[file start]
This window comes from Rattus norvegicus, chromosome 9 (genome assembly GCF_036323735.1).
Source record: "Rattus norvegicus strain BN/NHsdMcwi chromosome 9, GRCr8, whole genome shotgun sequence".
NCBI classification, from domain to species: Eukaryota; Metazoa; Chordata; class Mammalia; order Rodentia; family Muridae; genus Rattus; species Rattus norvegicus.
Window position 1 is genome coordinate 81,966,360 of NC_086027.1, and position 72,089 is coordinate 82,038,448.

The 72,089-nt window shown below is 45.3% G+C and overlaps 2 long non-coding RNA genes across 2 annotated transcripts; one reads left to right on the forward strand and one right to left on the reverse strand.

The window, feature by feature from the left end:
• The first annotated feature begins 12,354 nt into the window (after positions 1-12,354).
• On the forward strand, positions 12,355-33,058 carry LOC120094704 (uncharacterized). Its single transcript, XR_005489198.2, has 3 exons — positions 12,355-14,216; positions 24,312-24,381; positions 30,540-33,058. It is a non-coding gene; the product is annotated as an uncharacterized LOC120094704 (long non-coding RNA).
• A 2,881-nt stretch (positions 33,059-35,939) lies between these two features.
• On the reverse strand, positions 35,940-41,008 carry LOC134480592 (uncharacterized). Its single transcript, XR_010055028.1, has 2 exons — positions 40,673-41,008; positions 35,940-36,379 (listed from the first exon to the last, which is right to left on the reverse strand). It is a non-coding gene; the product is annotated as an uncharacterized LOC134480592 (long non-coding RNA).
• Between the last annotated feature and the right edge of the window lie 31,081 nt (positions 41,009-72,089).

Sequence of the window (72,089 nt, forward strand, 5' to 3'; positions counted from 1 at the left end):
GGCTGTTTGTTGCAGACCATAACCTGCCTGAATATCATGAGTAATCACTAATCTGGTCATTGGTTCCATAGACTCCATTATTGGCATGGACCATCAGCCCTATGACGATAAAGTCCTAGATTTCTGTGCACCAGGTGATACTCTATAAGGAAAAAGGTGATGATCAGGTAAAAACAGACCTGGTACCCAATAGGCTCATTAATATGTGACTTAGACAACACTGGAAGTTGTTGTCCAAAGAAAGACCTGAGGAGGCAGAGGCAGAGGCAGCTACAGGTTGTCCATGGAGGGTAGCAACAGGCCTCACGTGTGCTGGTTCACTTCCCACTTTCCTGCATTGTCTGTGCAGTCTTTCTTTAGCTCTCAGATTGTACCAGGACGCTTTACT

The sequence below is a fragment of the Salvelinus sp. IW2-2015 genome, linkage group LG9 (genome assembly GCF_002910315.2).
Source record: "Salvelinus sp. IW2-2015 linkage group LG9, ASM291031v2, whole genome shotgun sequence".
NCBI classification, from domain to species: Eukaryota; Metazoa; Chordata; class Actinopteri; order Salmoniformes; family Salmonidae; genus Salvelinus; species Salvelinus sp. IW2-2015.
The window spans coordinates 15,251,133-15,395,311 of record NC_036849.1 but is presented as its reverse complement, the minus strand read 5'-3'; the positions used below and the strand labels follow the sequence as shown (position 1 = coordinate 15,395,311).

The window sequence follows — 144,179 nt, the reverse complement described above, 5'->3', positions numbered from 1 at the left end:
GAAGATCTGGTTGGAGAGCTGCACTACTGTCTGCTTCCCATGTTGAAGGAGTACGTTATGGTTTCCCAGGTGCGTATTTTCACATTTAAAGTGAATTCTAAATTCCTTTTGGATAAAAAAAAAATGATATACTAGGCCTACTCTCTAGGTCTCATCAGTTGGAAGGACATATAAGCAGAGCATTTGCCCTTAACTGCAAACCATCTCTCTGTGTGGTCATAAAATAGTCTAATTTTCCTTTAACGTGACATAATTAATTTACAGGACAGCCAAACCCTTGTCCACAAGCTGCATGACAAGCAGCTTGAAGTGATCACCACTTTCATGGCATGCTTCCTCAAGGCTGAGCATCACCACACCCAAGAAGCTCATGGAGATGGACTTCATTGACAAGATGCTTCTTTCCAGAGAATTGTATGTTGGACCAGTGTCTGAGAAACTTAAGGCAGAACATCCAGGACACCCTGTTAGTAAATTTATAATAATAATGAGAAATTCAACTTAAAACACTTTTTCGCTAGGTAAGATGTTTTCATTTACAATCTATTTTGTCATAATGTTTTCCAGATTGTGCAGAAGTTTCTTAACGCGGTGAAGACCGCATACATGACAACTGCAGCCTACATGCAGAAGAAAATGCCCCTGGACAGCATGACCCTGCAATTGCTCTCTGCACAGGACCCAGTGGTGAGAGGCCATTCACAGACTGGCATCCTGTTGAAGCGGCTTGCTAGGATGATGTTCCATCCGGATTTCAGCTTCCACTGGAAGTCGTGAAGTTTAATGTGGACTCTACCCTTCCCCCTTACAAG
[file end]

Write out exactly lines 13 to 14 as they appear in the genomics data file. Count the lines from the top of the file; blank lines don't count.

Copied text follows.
GGCTGTTTGTTGCAGACCATAACCTGCCTGAATATCATGAGTAATCACTAATCTGGTCATTGGTTCCATAGACTCCATTATTGGCATGGACCATCAGCCCTATGACGATAAAGTCCTAGATTTCTGTGCACCAGGTGATACTCTATAAGGAAAAAGGTGATGATCAGGTAAAAACAGACCTGGTACCCAATAGGCTCATTAATATGTGACTTAGACAACACTGGAAGTTGTTGTCCAAAGAAAGACCTGAGGAGGCAGAGGCAGAGGCAGCTACAGGTTGTCCATGGAGGGTAGCAACAGGCCTCACGTGTGCTGGTTCACTTCCCACTTTCCTGCATTGTCTGTGCAGTCTTTCTTTAGCTCTCAGATTGTACCAGGACGCTTTACT

The sequence below is a fragment of the Salvelinus sp. IW2-2015 genome, linkage group LG9 (genome assembly GCF_002910315.2).